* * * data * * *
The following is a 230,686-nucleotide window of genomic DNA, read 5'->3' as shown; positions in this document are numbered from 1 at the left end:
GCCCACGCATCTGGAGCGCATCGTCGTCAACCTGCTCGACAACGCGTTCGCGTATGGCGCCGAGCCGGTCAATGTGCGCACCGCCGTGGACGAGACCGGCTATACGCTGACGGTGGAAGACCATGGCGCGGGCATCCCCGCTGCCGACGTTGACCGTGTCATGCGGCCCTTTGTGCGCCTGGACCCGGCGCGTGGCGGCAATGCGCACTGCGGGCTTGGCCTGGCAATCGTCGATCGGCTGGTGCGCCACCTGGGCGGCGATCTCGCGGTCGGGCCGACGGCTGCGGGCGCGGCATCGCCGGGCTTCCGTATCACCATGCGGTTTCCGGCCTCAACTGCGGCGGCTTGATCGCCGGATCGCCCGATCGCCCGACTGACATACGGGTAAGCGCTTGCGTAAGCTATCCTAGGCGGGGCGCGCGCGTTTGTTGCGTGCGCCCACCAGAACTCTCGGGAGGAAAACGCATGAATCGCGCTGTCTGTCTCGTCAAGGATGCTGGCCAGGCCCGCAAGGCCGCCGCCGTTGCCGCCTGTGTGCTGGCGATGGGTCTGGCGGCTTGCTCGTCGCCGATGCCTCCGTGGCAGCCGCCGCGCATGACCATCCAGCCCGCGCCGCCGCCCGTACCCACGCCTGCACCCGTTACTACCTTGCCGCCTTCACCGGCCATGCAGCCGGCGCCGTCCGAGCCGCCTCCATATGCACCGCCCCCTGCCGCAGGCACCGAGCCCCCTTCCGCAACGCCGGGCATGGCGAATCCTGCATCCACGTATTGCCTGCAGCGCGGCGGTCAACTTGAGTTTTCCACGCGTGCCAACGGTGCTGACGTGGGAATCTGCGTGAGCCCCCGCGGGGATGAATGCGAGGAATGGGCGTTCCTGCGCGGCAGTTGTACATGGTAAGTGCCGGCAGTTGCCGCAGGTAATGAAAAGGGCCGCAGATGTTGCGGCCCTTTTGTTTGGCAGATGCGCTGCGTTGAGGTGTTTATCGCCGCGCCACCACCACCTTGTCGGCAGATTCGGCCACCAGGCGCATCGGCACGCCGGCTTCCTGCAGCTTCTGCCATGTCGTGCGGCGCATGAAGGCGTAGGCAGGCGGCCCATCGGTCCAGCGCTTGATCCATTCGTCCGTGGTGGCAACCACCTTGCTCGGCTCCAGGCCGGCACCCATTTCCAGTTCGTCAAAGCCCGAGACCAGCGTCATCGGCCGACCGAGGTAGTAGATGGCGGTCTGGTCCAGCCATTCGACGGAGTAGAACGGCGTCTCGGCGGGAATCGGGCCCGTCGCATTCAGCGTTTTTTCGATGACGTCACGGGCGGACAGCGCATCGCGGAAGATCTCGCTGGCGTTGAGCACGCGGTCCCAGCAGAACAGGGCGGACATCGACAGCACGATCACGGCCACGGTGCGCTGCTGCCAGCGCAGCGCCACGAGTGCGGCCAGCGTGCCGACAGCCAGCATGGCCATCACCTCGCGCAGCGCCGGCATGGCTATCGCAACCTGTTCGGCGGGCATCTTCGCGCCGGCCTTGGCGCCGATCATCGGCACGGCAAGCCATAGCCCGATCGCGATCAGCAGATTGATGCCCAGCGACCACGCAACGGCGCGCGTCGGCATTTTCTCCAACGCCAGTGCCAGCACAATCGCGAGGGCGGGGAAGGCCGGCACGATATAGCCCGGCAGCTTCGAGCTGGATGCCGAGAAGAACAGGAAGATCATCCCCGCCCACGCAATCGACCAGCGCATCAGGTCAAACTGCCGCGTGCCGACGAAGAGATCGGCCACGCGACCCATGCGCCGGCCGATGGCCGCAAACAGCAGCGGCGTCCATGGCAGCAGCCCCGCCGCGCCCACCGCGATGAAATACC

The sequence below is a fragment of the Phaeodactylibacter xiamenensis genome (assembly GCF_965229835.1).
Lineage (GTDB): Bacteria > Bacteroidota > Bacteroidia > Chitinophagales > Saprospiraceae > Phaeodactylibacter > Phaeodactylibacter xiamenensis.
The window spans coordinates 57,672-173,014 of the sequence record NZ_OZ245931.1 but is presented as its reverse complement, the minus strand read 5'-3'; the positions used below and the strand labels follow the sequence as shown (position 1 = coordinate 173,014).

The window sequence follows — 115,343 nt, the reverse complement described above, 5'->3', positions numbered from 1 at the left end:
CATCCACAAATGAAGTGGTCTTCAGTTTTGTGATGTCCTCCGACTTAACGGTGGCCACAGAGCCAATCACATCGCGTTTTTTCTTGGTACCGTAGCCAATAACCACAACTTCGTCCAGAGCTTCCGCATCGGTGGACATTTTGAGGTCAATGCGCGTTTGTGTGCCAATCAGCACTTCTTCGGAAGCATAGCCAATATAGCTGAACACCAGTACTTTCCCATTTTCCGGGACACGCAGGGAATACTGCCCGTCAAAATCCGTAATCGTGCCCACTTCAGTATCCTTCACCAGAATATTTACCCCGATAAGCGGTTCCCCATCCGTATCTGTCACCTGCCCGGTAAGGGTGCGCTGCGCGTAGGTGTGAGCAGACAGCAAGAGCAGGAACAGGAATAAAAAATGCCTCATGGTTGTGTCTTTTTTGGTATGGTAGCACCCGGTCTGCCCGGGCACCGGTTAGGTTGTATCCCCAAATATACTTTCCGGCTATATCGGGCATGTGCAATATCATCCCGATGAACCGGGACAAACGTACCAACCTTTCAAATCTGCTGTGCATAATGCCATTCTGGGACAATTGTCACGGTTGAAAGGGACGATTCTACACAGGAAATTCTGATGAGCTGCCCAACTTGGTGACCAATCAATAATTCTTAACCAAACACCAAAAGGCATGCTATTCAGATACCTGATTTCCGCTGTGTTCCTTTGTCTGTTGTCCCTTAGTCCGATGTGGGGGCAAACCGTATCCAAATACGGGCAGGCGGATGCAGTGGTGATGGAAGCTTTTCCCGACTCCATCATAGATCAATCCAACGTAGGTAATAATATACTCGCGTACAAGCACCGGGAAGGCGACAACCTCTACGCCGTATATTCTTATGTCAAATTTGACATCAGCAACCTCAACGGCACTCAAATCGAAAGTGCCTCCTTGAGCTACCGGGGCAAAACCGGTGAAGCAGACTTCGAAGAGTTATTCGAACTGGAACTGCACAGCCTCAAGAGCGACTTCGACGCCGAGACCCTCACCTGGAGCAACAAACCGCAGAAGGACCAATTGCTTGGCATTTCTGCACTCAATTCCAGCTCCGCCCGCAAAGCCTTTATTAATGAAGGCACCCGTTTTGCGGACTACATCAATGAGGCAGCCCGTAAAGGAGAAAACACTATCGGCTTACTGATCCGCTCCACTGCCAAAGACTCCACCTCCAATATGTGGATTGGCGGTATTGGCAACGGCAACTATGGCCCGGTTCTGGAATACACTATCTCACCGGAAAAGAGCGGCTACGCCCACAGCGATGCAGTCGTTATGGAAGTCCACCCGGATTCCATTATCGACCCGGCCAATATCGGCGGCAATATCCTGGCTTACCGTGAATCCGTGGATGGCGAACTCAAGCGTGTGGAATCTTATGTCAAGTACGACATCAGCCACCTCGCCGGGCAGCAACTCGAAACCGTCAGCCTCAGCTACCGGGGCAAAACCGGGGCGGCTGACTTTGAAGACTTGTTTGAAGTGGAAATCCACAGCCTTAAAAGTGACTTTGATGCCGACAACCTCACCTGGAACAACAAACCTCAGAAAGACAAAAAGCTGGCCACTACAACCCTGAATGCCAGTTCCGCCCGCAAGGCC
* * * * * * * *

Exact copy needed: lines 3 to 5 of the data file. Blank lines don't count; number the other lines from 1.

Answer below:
The sequence below is a fragment of the Phaeodactylibacter xiamenensis genome (assembly GCF_965229835.1).
Lineage (GTDB): Bacteria > Bacteroidota > Bacteroidia > Chitinophagales > Saprospiraceae > Phaeodactylibacter > Phaeodactylibacter xiamenensis.
The window spans coordinates 57,672-173,014 of the sequence record NZ_OZ245931.1 but is presented as its reverse complement, the minus strand read 5'-3'; the positions used below and the strand labels follow the sequence as shown (position 1 = coordinate 173,014).